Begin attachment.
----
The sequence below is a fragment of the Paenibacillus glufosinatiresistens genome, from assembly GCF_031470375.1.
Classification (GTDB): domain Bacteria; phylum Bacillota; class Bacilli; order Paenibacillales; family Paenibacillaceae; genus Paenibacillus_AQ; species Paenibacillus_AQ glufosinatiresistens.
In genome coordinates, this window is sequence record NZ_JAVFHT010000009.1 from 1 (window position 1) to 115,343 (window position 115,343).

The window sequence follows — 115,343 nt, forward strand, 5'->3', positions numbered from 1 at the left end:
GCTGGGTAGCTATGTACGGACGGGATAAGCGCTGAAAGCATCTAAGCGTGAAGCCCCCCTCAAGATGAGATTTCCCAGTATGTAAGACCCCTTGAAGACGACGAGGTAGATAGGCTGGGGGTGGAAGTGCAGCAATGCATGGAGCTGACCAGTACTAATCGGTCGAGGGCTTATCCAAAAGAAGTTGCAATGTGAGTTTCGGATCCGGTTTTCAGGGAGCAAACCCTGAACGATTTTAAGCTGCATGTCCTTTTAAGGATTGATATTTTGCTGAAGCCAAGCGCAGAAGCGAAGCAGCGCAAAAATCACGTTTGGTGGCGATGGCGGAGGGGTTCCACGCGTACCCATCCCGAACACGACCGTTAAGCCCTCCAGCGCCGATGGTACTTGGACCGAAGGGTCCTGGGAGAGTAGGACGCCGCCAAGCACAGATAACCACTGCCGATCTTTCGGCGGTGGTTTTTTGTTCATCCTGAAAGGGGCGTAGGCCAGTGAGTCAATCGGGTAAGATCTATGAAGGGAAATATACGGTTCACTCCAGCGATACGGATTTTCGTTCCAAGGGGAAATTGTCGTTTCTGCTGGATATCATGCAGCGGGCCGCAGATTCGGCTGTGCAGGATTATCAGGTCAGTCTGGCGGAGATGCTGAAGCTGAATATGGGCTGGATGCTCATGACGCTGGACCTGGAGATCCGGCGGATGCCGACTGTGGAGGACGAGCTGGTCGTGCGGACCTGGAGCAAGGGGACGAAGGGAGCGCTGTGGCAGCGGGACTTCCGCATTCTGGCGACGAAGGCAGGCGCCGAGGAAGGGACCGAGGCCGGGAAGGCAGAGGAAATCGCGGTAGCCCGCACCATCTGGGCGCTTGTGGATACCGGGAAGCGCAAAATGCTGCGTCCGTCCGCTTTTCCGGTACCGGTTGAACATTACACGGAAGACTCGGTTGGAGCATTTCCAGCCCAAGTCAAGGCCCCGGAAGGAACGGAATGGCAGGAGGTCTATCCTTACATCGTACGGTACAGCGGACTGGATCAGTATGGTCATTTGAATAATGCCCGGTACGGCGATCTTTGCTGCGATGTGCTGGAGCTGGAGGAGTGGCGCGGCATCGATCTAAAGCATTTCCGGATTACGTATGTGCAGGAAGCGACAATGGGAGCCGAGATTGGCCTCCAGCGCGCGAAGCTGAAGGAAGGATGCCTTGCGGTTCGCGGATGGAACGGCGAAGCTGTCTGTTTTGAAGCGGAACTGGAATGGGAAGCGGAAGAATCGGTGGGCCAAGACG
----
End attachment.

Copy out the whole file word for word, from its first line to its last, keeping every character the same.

The sequence below is a fragment of the Paenibacillus glufosinatiresistens genome, from assembly GCF_031470375.1.
Classification (GTDB): domain Bacteria; phylum Bacillota; class Bacilli; order Paenibacillales; family Paenibacillaceae; genus Paenibacillus_AQ; species Paenibacillus_AQ glufosinatiresistens.
In genome coordinates, this window is sequence record NZ_JAVFHT010000009.1 from 1 (window position 1) to 115,343 (window position 115,343).

The window sequence follows — 115,343 nt, forward strand, 5'->3', positions numbered from 1 at the left end:
GCTGGGTAGCTATGTACGGACGGGATAAGCGCTGAAAGCATCTAAGCGTGAAGCCCCCCTCAAGATGAGATTTCCCAGTATGTAAGACCCCTTGAAGACGACGAGGTAGATAGGCTGGGGGTGGAAGTGCAGCAATGCATGGAGCTGACCAGTACTAATCGGTCGAGGGCTTATCCAAAAGAAGTTGCAATGTGAGTTTCGGATCCGGTTTTCAGGGAGCAAACCCTGAACGATTTTAAGCTGCATGTCCTTTTAAGGATTGATATTTTGCTGAAGCCAAGCGCAGAAGCGAAGCAGCGCAAAAATCACGTTTGGTGGCGATGGCGGAGGGGTTCCACGCGTACCCATCCCGAACACGACCGTTAAGCCCTCCAGCGCCGATGGTACTTGGACCGAAGGGTCCTGGGAGAGTAGGACGCCGCCAAGCACAGATAACCACTGCCGATCTTTCGGCGGTGGTTTTTTGTTCATCCTGAAAGGGGCGTAGGCCAGTGAGTCAATCGGGTAAGATCTATGAAGGGAAATATACGGTTCACTCCAGCGATACGGATTTTCGTTCCAAGGGGAAATTGTCGTTTCTGCTGGATATCATGCAGCGGGCCGCAGATTCGGCTGTGCAGGATTATCAGGTCAGTCTGGCGGAGATGCTGAAGCTGAATATGGGCTGGATGCTCATGACGCTGGACCTGGAGATCCGGCGGATGCCGACTGTGGAGGACGAGCTGGTCGTGCGGACCTGGAGCAAGGGGACGAAGGGAGCGCTGTGGCAGCGGGACTTCCGCATTCTGGCGACGAAGGCAGGCGCCGAGGAAGGGACCGAGGCCGGGAAGGCAGAGGAAATCGCGGTAGCCCGCACCATCTGGGCGCTTGTGGATACCGGGAAGCGCAAAATGCTGCGTCCGTCCGCTTTTCCGGTACCGGTTGAACATTACACGGAAGACTCGGTTGGAGCATTTCCAGCCCAAGTCAAGGCCCCGGAAGGAACGGAATGGCAGGAGGTCTATCCTTACATCGTACGGTACAGCGGACTGGATCAGTATGGTCATTTGAATAATGCCCGGTACGGCGATCTTTGCTGCGATGTGCTGGAGCTGGAGGAGTGGCGCGGCATCGATCTAAAGCATTTCCGGATTACGTATGTGCAGGAAGCGACAATGGGAGCCGAGATTGGCCTCCAGCGCGCGAAGCTGAAGGAAGGATGCCTTGCGGTTCGCGGATGGAACGGCGAAGCTGTCTGTTTTGAAGCGGAACTGGAATGGGAAGCGGAAGAATCGGTGGGCCAAGACG